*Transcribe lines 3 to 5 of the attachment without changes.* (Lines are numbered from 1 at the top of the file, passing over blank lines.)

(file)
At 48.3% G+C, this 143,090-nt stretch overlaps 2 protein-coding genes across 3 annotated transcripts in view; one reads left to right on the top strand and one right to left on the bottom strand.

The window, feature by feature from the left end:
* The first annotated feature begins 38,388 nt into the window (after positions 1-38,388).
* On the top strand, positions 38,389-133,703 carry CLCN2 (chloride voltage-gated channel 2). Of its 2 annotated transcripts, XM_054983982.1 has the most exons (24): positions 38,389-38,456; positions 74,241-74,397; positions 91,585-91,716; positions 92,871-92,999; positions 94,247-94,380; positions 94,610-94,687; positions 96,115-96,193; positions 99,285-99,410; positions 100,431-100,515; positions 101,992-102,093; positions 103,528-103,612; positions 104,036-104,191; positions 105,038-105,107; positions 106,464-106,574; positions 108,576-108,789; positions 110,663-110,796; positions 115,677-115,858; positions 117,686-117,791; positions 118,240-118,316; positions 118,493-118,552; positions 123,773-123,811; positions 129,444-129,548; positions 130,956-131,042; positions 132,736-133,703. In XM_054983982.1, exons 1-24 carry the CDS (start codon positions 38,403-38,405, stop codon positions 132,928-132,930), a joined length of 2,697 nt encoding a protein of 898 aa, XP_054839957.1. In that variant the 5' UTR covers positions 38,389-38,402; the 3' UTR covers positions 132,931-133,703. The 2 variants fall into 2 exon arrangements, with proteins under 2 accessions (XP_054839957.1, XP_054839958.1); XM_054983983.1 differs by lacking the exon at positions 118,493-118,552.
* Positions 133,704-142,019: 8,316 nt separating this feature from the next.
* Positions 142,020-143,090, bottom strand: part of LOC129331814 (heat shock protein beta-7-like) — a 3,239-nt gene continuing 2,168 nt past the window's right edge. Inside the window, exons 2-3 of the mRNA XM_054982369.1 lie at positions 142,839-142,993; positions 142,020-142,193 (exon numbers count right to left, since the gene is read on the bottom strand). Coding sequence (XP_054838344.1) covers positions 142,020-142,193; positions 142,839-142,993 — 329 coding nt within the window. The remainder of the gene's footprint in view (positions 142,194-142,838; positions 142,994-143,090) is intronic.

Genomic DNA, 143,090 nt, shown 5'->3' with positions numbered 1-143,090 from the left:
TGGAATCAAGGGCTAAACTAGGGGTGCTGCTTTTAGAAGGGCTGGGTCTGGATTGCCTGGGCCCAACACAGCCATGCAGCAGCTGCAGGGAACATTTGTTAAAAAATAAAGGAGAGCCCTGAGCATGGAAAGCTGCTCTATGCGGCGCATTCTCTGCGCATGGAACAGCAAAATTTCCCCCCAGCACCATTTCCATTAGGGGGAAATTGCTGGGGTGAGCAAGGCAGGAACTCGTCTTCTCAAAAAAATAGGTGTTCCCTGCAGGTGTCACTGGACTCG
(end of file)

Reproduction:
* The first annotated feature begins 38,388 nt into the window (after positions 1-38,388).
* On the top strand, positions 38,389-133,703 carry CLCN2 (chloride voltage-gated channel 2). Of its 2 annotated transcripts, XM_054983982.1 has the most exons (24): positions 38,389-38,456; positions 74,241-74,397; positions 91,585-91,716; positions 92,871-92,999; positions 94,247-94,380; positions 94,610-94,687; positions 96,115-96,193; positions 99,285-99,410; positions 100,431-100,515; positions 101,992-102,093; positions 103,528-103,612; positions 104,036-104,191; positions 105,038-105,107; positions 106,464-106,574; positions 108,576-108,789; positions 110,663-110,796; positions 115,677-115,858; positions 117,686-117,791; positions 118,240-118,316; positions 118,493-118,552; positions 123,773-123,811; positions 129,444-129,548; positions 130,956-131,042; positions 132,736-133,703. In XM_054983982.1, exons 1-24 carry the CDS (start codon positions 38,403-38,405, stop codon positions 132,928-132,930), a joined length of 2,697 nt encoding a protein of 898 aa, XP_054839957.1. In that variant the 5' UTR covers positions 38,389-38,402; the 3' UTR covers positions 132,931-133,703. The 2 variants fall into 2 exon arrangements, with proteins under 2 accessions (XP_054839957.1, XP_054839958.1); XM_054983983.1 differs by lacking the exon at positions 118,493-118,552.
* Positions 133,704-142,019: 8,316 nt separating this feature from the next.